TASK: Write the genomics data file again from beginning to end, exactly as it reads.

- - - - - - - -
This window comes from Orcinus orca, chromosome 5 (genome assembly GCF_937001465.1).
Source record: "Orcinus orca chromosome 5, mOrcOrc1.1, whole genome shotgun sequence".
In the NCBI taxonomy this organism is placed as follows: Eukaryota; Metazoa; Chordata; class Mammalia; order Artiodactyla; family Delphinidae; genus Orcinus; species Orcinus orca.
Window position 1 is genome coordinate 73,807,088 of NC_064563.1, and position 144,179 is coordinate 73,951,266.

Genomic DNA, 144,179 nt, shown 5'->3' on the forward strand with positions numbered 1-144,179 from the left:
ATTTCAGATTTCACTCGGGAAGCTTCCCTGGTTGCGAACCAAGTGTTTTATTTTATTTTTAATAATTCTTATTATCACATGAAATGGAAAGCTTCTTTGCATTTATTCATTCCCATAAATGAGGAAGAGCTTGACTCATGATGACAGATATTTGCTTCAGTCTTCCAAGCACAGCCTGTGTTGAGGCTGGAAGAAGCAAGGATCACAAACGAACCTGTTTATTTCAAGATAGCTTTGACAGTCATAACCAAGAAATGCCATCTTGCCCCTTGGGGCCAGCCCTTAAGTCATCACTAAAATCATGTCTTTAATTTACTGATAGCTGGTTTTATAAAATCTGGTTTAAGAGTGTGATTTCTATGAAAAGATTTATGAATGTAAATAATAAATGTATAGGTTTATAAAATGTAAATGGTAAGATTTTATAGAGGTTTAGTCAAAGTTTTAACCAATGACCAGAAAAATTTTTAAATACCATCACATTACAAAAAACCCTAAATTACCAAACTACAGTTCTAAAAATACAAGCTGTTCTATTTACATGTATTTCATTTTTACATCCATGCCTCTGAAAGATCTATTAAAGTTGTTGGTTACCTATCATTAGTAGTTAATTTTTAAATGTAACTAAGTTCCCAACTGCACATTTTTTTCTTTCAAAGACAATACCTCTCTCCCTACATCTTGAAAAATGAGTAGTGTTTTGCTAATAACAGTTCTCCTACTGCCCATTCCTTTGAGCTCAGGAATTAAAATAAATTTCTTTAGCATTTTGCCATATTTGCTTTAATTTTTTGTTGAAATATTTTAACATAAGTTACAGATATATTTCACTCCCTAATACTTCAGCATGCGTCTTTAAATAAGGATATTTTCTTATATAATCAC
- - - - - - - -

This window comes from Orcinus orca, chromosome 5 (genome assembly GCF_937001465.1).
Source record: "Orcinus orca chromosome 5, mOrcOrc1.1, whole genome shotgun sequence".
In the NCBI taxonomy this organism is placed as follows: Eukaryota; Metazoa; Chordata; class Mammalia; order Artiodactyla; family Delphinidae; genus Orcinus; species Orcinus orca.
Window position 1 is genome coordinate 73,807,088 of NC_064563.1, and position 144,179 is coordinate 73,951,266.

Genomic DNA, 144,179 nt, shown 5'->3' on the forward strand with positions numbered 1-144,179 from the left:
ATTTCAGATTTCACTCGGGAAGCTTCCCTGGTTGCGAACCAAGTGTTTTATTTTATTTTTAATAATTCTTATTATCACATGAAATGGAAAGCTTCTTTGCATTTATTCATTCCCATAAATGAGGAAGAGCTTGACTCATGATGACAGATATTTGCTTCAGTCTTCCAAGCACAGCCTGTGTTGAGGCTGGAAGAAGCAAGGATCACAAACGAACCTGTTTATTTCAAGATAGCTTTGACAGTCATAACCAAGAAATGCCATCTTGCCCCTTGGGGCCAGCCCTTAAGTCATCACTAAAATCATGTCTTTAATTTACTGATAGCTGGTTTTATAAAATCTGGTTTAAGAGTGTGATTTCTATGAAAAGATTTATGAATGTAAATAATAAATGTATAGGTTTATAAAATGTAAATGGTAAGATTTTATAGAGGTTTAGTCAAAGTTTTAACCAATGACCAGAAAAATTTTTAAATACCATCACATTACAAAAAACCCTAAATTACCAAACTACAGTTCTAAAAATACAAGCTGTTCTATTTACATGTATTTCATTTTTACATCCATGCCTCTGAAAGATCTATTAAAGTTGTTGGTTACCTATCATTAGTAGTTAATTTTTAAATGTAACTAAGTTCCCAACTGCACATTTTTTTCTTTCAAAGACAATACCTCTCTCCCTACATCTTGAAAAATGAGTAGTGTTTTGCTAATAACAGTTCTCCTACTGCCCATTCCTTTGAGCTCAGGAATTAAAATAAATTTCTTTAGCATTTTGCCATATTTGCTTTAATTTTTTGTTGAAATATTTTAACATAAGTTACAGATATATTTCACTCCCTAATACTTCAGCATGCGTCTTTAAATAAGGATATTTTCTTATATAATCAC